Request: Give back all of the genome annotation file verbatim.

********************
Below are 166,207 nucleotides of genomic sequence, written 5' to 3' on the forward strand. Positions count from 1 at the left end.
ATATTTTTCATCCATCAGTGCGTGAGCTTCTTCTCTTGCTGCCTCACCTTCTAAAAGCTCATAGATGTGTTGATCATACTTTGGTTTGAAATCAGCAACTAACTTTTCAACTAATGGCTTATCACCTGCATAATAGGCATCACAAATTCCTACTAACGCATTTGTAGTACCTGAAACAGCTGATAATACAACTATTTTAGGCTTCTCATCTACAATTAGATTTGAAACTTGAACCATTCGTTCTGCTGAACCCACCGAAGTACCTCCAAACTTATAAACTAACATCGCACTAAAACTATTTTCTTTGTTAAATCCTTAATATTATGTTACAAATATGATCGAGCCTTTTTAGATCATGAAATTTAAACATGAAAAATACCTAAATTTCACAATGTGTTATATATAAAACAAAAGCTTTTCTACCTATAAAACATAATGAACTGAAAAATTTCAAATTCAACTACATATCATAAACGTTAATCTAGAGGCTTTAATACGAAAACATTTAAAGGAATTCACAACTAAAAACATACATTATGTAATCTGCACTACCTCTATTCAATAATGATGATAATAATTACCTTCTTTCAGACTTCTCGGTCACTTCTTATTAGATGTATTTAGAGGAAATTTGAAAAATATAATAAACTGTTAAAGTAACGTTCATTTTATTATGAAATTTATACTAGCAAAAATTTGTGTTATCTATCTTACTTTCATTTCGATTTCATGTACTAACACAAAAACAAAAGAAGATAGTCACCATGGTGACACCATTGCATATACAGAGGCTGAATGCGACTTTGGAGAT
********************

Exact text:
Below are 166,207 nucleotides of genomic sequence, written 5' to 3' on the forward strand. Positions count from 1 at the left end.
ATATTTTTCATCCATCAGTGCGTGAGCTTCTTCTCTTGCTGCCTCACCTTCTAAAAGCTCATAGATGTGTTGATCATACTTTGGTTTGAAATCAGCAACTAACTTTTCAACTAATGGCTTATCACCTGCATAATAGGCATCACAAATTCCTACTAACGCATTTGTAGTACCTGAAACAGCTGATAATACAACTATTTTAGGCTTCTCATCTACAATTAGATTTGAAACTTGAACCATTCGTTCTGCTGAACCCACCGAAGTACCTCCAAACTTATAAACTAACATCGCACTAAAACTATTTTCTTTGTTAAATCCTTAATATTATGTTACAAATATGATCGAGCCTTTTTAGATCATGAAATTTAAACATGAAAAATACCTAAATTTCACAATGTGTTATATATAAAACAAAAGCTTTTCTACCTATAAAACATAATGAACTGAAAAATTTCAAATTCAACTACATATCATAAACGTTAATCTAGAGGCTTTAATACGAAAACATTTAAAGGAATTCACAACTAAAAACATACATTATGTAATCTGCACTACCTCTATTCAATAATGATGATAATAATTACCTTCTTTCAGACTTCTCGGTCACTTCTTATTAGATGTATTTAGAGGAAATTTGAAAAATATAATAAACTGTTAAAGTAACGTTCATTTTATTATGAAATTTATACTAGCAAAAATTTGTGTTATCTATCTTACTTTCATTTCGATTTCATGTACTAACACAAAAACAAAAGAAGATAGTCACCATGGTGACACCATTGCATATACAGAGGCTGAATGCGACTTTGGAGAT